Prepare the info your conveyancer will need from you

Published: 23rd Dec, 2023

Author: Charlotte Burton

Prepare the info your conveyancer will need from you

Your conveyancer will start by sending you a letter (via email) confirming you have chosen to instruct them & the cost estimate. They will then ask for you to send some initial information and documents they need to start the conveyancing process.

In an email or through their online form, you need to send them back the following information for all buyers:

  • ✍️ Your signature on the instruction letter, or your agreement written in the email or form
  • 🪪 A photo of your proof of identity (such as passport or driving licence)
  • 📌 Proof of your current address (such as a bill or bank statement, not more than 3 months old)
  • 📞 Contact info
  • 🎂 Date of birth
  • 🔢 National insurance (NI) number
  • 🏡 The details of the seller’s estate agent
  • 🏦 Which mortgage lender you are planning to use (if applicable)

🔍 Source of Funds

Your conveyancer will also send you a source of funds form to fill in, to prove the money didn’t come from crime.

They may ask you for evidence to support your form including:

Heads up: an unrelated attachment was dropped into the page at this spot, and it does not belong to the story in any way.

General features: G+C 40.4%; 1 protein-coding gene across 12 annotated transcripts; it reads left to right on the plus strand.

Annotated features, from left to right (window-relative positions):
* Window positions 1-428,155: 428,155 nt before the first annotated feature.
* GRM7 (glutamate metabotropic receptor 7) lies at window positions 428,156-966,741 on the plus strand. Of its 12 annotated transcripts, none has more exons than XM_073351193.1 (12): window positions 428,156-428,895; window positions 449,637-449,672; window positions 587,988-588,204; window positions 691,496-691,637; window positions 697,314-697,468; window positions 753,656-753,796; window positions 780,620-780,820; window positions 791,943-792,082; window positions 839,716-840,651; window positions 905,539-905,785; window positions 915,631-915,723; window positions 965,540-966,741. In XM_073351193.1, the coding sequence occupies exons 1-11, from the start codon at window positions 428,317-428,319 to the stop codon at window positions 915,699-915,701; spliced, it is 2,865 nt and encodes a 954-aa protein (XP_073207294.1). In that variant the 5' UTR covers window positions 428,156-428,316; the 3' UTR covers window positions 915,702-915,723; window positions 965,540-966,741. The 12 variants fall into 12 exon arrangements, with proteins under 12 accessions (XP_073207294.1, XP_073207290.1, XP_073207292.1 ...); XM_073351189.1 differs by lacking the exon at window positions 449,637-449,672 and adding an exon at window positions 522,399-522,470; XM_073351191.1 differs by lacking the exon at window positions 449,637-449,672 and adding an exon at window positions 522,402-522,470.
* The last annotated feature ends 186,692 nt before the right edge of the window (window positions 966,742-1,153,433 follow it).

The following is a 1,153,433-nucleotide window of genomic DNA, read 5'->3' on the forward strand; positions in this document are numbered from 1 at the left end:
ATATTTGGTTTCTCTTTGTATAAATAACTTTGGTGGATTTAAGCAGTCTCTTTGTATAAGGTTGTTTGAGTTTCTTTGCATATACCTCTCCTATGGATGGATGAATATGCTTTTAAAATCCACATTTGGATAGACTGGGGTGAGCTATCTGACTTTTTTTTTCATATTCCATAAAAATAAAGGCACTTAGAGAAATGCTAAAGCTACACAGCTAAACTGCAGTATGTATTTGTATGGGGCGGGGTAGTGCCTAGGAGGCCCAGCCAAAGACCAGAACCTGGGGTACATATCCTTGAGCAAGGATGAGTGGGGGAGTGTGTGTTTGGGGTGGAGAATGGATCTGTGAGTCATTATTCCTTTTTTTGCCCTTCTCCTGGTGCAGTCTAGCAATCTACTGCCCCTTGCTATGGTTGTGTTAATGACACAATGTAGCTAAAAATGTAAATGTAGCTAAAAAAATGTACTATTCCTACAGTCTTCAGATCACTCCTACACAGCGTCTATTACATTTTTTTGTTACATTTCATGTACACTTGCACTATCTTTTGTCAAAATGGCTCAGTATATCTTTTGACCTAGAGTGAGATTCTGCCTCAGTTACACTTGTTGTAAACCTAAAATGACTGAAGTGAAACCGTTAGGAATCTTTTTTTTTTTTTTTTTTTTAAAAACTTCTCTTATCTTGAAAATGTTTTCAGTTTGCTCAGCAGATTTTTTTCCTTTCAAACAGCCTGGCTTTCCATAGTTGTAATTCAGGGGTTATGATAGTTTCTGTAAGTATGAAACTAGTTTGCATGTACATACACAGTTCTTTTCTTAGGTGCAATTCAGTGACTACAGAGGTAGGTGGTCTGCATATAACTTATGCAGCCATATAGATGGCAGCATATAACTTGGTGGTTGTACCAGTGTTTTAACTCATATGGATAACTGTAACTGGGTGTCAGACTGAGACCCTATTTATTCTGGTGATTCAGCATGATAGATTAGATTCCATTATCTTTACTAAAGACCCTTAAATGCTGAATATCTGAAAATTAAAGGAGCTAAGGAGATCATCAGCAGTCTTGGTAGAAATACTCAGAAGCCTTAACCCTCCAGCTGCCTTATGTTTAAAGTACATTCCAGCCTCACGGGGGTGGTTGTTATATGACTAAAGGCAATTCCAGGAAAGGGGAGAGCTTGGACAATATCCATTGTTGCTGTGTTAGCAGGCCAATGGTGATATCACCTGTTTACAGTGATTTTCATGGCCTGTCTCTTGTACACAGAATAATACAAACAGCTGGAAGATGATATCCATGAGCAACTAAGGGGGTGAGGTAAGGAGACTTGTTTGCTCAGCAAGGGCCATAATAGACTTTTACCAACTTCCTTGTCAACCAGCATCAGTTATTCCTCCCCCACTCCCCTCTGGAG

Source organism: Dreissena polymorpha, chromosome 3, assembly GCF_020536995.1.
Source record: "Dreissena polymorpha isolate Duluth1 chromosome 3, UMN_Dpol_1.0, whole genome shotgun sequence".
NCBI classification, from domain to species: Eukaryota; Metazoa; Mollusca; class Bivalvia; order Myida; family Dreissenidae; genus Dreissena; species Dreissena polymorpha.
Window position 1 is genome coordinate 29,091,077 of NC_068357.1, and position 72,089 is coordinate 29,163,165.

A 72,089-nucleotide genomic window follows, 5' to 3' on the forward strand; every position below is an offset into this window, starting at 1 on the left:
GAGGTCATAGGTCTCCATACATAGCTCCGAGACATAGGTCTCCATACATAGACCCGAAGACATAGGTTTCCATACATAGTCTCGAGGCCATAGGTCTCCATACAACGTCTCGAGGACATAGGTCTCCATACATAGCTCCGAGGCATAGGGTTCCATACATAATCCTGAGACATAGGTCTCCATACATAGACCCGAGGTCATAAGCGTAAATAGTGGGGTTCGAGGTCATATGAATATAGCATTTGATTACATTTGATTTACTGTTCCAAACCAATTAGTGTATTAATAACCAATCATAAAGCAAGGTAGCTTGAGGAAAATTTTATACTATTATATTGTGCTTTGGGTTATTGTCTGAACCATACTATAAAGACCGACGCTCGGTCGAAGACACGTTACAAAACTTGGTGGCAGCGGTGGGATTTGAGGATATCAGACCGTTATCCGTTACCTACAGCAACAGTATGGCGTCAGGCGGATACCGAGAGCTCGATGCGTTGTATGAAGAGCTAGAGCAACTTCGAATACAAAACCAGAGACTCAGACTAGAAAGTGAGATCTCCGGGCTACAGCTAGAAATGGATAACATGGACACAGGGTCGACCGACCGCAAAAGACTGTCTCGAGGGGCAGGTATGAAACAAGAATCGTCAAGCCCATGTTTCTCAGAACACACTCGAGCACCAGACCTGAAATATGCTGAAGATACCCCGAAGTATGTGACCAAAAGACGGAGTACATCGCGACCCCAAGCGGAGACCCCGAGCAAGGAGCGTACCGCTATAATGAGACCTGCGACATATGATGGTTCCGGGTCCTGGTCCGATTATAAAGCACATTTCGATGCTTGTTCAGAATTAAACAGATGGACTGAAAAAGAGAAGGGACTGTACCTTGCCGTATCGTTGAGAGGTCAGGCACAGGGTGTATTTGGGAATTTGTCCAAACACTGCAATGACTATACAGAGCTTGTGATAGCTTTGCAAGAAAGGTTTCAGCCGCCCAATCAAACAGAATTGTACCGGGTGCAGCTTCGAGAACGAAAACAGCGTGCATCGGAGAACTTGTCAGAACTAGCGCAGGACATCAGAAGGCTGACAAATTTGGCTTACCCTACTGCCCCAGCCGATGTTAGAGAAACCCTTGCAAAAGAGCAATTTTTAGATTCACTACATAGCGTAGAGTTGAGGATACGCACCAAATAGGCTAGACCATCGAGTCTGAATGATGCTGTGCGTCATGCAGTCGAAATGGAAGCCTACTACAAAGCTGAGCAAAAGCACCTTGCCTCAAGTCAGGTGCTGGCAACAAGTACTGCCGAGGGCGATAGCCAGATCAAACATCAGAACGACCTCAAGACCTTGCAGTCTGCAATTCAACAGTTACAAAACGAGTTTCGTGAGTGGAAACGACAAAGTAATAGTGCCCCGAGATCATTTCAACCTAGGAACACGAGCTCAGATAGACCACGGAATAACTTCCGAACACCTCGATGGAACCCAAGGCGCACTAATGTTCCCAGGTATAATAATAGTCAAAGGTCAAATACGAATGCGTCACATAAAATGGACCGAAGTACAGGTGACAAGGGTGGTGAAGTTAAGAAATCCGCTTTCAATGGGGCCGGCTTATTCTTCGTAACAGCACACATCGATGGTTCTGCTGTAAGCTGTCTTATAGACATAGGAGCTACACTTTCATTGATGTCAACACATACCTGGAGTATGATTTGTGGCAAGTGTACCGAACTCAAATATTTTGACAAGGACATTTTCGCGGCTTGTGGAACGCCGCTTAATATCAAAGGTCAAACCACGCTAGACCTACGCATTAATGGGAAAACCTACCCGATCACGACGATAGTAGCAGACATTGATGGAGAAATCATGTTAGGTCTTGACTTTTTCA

• Bank statements showing how you saved up the money over time.
  • Documents to prove where lump sums came from, e.g. a copy of the will for inheritance, a copy of a sales contract and evidence of the money transfer for sales of big items like cars, a receipt proving your lottery winnings etc.

🎁 Gifted deposits

If you are receiving money from someone such as a family member or friend that will be put towards your deposit, your solicitor will need some additional documentation.

  • A gift counts as any money given to you by someone within the last 12 months.
  • If this money is being used to pay for some or all of a mortgage deposit then it is called a "gifted deposit".
  • Some mortgage lenders don’t allow gifted deposits at all. Others have strict rules about who can give you a deposit - often only close family can give you the gift, and they can’t be the ones selling the property to you.
  • If the gifter is in a “high-risk” country or has connections to one, the funds may not be acceptable due to Money Laundering Regulations.
  • If you have a gifted deposit, you'll need to provide a letter from the gifter stating their name & relationship to you, the amount of money & confirmation it’s a gift with no expectation of repayment or stake in the property. You'll also need to send proof of their ID, proof they have the money, & evidence of how the money came into their possession.
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